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F. Lewis (1986)
Optimal Control
J. Duffie, W. Beckman, J. Mcgowan (1985)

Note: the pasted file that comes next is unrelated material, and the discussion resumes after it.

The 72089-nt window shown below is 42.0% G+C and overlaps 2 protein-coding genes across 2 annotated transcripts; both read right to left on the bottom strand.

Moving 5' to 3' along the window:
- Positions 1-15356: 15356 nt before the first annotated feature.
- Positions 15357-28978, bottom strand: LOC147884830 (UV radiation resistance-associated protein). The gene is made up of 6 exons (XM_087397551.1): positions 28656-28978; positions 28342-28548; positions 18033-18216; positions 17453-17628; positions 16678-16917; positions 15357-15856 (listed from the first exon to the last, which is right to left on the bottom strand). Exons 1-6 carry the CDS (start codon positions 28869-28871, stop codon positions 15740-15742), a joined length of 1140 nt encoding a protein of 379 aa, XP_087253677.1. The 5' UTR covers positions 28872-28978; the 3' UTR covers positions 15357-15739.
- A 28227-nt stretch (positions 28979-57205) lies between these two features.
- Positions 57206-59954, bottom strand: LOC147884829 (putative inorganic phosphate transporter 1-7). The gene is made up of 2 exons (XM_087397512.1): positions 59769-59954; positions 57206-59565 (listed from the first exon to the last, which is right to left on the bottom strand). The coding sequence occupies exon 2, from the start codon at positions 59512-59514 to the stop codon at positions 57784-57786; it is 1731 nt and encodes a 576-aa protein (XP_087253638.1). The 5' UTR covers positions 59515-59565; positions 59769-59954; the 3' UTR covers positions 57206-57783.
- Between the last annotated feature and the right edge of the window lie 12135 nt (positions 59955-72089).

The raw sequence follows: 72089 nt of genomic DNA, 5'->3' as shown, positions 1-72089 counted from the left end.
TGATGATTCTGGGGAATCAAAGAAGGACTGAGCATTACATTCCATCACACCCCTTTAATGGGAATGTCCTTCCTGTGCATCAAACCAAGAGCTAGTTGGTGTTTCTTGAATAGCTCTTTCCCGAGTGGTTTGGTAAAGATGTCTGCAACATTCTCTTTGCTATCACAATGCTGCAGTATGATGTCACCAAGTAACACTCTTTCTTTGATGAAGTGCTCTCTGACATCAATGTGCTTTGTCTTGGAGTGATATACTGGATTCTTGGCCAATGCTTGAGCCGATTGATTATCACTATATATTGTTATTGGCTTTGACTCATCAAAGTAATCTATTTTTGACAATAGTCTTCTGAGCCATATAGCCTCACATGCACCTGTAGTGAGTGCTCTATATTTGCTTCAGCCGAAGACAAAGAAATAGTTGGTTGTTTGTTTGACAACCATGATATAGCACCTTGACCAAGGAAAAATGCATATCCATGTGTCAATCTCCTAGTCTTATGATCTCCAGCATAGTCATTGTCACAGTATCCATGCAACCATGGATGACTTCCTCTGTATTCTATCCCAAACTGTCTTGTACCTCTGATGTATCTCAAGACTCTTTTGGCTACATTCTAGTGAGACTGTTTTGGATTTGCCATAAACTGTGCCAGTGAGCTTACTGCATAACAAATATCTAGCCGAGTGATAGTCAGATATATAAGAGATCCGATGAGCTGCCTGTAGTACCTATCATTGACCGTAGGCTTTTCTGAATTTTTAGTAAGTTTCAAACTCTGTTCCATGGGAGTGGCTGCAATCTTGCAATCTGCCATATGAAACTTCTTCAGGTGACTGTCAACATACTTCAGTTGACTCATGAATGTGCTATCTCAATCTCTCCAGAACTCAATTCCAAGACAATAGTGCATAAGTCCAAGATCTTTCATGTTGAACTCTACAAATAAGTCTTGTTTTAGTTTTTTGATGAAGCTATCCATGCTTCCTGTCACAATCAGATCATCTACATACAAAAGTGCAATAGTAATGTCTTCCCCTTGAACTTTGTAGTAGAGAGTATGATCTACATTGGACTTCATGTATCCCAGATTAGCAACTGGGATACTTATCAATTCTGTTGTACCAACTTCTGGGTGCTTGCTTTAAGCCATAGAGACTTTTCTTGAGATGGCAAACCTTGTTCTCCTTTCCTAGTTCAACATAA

Solar Engineering of Thermal ProcessesAmerican Journal of Physics, 53
H. Garg (1987)
Advances in Solar Energy Technology
F. Incropera, D. Dewitt (1981)
Fundamentals of Heat Transfer